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Instructor Class Description

Time Schedule:

Louisa J. Peck
ENGL 242
Seattle Campus

Reading Prose Fiction

Critical interpretation and meaning in works of prose fiction, representing a variety of types and periods.

Class description

For SUMMER 2007: Modernist Short Fiction. Much of the allure of Modernist writing derives from the shifts in both perspective and technique which characterize it. In this course, we’ll examine these innovations in light of the social changes that pushed writers (and all artists) of this period to forge new modes of expression. What, exactly, does Modernism reject, and what, if anything, does it affirm in its place? What aspects of this heritage have endured, and with what repercussions? These are a few of the questions we’ll consider as we seek to develop our critical awareness as readers and hone our rhetorical skills as writers via in-class discussion and impromptu group presentations, weekly in-class writings, and two 5-page argumentative essays. To adjust for the compressed nature of this B-term class, we will consider a wide array of short stories as well as one novella. Texts: Norton Anthology of Short Fiction, Shorter Seventh Edition; Joseph Conrad, Heart of Darkness; Sherwood Anderson, Winesburg, Ohio; Ernest Hemingway, In Our Time; photocopied course packet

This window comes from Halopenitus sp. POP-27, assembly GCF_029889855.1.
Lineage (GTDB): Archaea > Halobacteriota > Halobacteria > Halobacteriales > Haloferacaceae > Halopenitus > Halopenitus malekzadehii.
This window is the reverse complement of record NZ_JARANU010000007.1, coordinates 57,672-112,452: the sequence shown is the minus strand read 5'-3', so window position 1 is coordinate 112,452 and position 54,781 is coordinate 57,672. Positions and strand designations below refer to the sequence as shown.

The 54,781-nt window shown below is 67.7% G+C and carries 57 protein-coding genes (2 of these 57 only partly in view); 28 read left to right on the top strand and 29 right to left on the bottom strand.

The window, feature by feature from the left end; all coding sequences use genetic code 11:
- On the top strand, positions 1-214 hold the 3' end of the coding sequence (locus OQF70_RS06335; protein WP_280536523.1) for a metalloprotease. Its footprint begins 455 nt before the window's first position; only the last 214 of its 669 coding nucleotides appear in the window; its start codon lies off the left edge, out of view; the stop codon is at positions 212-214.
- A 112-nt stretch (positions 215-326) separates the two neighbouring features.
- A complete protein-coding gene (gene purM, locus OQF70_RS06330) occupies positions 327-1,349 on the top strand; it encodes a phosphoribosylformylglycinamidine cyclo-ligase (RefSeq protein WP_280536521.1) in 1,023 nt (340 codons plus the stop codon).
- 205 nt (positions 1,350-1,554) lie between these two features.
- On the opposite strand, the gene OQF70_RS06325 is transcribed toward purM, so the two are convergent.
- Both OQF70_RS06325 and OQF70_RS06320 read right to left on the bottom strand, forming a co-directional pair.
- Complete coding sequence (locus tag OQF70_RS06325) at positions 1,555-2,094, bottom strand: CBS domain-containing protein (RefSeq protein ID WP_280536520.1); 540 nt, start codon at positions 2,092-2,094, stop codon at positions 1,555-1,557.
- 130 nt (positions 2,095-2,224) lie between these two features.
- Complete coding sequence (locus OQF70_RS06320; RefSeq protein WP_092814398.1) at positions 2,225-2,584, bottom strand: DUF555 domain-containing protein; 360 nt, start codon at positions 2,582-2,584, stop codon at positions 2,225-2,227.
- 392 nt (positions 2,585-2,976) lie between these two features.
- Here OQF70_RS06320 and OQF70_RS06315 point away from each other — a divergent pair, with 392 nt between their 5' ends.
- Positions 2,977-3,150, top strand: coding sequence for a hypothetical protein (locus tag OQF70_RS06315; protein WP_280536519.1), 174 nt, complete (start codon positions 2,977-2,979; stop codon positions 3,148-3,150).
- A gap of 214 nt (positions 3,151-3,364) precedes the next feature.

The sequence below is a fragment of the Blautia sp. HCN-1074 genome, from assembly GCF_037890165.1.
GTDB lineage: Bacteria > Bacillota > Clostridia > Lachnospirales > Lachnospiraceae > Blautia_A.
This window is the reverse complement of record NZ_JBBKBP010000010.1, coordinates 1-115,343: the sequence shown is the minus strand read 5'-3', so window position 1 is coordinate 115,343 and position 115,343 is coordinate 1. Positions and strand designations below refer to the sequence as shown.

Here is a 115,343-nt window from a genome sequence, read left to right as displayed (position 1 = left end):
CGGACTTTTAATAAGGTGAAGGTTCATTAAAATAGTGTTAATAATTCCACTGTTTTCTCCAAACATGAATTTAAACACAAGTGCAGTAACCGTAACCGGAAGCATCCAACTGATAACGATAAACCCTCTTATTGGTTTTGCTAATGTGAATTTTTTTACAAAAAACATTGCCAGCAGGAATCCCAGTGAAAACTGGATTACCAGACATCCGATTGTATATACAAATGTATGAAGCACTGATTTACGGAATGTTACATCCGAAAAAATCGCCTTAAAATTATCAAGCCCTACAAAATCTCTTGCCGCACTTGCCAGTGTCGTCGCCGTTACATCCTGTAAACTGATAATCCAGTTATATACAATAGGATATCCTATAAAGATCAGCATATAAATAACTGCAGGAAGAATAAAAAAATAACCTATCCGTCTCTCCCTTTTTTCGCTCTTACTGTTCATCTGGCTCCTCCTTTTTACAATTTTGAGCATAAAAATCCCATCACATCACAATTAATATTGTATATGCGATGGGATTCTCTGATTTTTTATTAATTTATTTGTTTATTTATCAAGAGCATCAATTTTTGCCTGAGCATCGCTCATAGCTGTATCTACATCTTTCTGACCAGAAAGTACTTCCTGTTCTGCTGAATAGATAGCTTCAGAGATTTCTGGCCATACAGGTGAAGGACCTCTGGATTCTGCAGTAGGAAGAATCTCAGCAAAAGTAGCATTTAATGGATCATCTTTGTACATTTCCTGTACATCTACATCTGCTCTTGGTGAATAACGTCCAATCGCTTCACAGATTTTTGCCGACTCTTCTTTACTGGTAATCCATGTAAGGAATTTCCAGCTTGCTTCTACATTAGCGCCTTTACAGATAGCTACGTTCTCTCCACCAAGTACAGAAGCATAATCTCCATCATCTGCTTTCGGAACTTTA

Student learning goals

General method of instruction

Recommended preparation

Class assignments and grading


The information above is intended to be helpful in choosing courses. Because the instructor may further develop his/her plans for this course, its characteristics are subject to change without notice. In most cases, the official course syllabus will be distributed on the first day of class.
Additional ENGL course descriptions.
Last Update by Sherry May Laing
Date: 03/20/2007